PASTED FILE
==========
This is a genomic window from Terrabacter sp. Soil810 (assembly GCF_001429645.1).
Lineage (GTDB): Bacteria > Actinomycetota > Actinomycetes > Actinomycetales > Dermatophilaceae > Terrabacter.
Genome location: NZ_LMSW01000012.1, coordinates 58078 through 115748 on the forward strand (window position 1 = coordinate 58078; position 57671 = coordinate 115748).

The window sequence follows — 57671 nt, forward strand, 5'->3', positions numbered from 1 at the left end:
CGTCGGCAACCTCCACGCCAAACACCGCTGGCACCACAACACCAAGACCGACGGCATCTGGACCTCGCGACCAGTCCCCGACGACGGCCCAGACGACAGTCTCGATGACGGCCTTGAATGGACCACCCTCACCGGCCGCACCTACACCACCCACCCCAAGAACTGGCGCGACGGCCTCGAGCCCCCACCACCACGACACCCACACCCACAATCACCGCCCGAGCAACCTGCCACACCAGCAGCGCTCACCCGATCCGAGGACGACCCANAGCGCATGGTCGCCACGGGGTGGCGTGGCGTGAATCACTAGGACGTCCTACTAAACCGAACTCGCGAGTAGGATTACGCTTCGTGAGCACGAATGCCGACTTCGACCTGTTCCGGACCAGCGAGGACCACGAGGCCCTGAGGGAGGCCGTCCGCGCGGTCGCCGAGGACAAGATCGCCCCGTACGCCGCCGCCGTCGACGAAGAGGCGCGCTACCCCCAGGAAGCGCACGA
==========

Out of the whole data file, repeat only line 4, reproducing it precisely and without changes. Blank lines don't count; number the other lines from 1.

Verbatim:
The window sequence follows — 57671 nt, forward strand, 5'->3', positions numbered from 1 at the left end: